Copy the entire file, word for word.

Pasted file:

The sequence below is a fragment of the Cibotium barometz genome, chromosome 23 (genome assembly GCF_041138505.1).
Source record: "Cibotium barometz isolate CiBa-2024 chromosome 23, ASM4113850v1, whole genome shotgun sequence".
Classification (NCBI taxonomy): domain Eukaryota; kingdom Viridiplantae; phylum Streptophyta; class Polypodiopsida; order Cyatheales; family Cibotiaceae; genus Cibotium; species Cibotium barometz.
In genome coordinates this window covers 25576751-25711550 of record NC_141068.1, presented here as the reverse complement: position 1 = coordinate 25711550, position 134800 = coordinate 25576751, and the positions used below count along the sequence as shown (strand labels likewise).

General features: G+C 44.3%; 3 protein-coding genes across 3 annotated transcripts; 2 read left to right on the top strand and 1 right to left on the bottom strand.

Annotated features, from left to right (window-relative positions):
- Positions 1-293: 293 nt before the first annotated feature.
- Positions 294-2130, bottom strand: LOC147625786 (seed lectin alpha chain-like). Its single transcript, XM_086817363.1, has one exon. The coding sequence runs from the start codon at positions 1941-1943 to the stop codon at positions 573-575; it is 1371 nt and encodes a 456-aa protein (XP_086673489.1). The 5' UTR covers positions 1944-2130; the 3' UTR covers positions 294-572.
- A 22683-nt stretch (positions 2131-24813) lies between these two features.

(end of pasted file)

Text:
The sequence below is a fragment of the Cibotium barometz genome, chromosome 23 (genome assembly GCF_041138505.1).
Source record: "Cibotium barometz isolate CiBa-2024 chromosome 23, ASM4113850v1, whole genome shotgun sequence".
Classification (NCBI taxonomy): domain Eukaryota; kingdom Viridiplantae; phylum Streptophyta; class Polypodiopsida; order Cyatheales; family Cibotiaceae; genus Cibotium; species Cibotium barometz.
In genome coordinates this window covers 25576751-25711550 of record NC_141068.1, presented here as the reverse complement: position 1 = coordinate 25711550, position 134800 = coordinate 25576751, and the positions used below count along the sequence as shown (strand labels likewise).

General features: G+C 44.3%; 3 protein-coding genes across 3 annotated transcripts; 2 read left to right on the top strand and 1 right to left on the bottom strand.

Annotated features, from left to right (window-relative positions):
- Positions 1-293: 293 nt before the first annotated feature.
- Positions 294-2130, bottom strand: LOC147625786 (seed lectin alpha chain-like). Its single transcript, XM_086817363.1, has one exon. The coding sequence runs from the start codon at positions 1941-1943 to the stop codon at positions 573-575; it is 1371 nt and encodes a 456-aa protein (XP_086673489.1). The 5' UTR covers positions 1944-2130; the 3' UTR covers positions 294-572.
- A 22683-nt stretch (positions 2131-24813) lies between these two features.